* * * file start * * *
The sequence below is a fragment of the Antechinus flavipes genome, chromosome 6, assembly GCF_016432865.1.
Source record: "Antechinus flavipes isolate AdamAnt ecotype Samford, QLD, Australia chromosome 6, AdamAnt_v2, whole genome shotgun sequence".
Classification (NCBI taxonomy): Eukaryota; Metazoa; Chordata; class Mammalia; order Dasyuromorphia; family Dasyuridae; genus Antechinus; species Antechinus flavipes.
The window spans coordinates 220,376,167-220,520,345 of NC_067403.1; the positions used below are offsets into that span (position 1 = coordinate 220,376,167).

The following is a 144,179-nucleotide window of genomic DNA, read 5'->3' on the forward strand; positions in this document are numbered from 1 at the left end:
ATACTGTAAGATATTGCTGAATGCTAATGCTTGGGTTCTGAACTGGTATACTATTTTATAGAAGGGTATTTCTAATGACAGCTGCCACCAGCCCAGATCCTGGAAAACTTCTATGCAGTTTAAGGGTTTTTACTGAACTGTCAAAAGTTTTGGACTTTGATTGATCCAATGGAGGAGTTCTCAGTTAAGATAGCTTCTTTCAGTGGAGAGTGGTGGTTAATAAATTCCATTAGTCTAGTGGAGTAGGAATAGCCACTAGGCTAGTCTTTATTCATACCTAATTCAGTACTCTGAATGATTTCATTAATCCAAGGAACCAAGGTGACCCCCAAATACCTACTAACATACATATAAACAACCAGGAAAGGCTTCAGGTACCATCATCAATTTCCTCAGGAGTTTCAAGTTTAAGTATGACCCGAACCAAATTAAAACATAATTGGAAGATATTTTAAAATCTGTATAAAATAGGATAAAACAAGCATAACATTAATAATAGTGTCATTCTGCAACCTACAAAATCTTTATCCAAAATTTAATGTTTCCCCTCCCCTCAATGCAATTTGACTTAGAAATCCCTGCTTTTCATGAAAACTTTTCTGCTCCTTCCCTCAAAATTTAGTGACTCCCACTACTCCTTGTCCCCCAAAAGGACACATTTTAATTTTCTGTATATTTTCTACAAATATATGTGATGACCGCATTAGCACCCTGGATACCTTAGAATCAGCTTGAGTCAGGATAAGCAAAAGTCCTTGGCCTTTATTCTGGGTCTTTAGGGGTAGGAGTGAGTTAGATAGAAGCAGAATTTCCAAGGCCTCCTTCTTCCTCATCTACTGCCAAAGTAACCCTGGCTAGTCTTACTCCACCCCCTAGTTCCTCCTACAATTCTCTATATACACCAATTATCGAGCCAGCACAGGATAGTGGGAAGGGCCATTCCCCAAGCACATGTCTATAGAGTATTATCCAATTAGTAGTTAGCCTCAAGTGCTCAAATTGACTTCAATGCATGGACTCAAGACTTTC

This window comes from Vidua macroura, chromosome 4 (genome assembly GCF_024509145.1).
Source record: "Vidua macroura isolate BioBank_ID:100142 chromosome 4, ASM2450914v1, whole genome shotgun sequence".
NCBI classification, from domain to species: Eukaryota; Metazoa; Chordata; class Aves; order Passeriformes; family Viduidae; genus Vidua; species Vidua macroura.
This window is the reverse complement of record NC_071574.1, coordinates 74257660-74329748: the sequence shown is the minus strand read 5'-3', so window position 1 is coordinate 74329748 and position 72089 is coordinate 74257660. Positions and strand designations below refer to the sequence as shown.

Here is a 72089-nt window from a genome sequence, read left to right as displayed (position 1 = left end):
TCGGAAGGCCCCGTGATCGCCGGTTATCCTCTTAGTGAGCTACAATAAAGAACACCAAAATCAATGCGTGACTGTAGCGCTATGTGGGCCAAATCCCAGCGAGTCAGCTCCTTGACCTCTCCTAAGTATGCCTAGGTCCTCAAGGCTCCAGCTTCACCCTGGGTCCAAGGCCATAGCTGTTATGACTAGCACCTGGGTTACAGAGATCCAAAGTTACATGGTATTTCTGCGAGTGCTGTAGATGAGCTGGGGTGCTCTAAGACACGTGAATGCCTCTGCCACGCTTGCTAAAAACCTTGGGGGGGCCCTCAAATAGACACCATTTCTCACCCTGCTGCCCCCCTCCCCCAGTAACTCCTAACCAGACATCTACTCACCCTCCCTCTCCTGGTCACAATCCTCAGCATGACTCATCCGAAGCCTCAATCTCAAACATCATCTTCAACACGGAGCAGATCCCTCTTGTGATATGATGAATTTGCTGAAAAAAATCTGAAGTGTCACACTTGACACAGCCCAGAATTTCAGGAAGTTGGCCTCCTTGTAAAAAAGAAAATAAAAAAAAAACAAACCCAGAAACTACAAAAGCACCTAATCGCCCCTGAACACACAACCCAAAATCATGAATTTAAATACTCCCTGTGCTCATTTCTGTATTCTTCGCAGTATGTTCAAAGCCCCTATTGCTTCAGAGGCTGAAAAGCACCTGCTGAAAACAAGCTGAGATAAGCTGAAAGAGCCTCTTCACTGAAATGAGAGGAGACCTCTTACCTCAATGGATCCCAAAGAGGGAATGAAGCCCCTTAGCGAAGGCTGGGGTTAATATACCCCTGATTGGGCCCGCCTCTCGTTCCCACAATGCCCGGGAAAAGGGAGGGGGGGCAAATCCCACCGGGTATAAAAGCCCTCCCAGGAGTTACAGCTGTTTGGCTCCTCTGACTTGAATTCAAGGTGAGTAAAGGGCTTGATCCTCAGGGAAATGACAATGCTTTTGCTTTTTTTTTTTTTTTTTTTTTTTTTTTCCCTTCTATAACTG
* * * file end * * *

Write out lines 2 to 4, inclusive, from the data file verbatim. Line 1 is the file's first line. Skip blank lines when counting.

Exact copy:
Source record: "Antechinus flavipes isolate AdamAnt ecotype Samford, QLD, Australia chromosome 6, AdamAnt_v2, whole genome shotgun sequence".
Classification (NCBI taxonomy): Eukaryota; Metazoa; Chordata; class Mammalia; order Dasyuromorphia; family Dasyuridae; genus Antechinus; species Antechinus flavipes.
The window spans coordinates 220,376,167-220,520,345 of NC_067403.1; the positions used below are offsets into that span (position 1 = coordinate 220,376,167).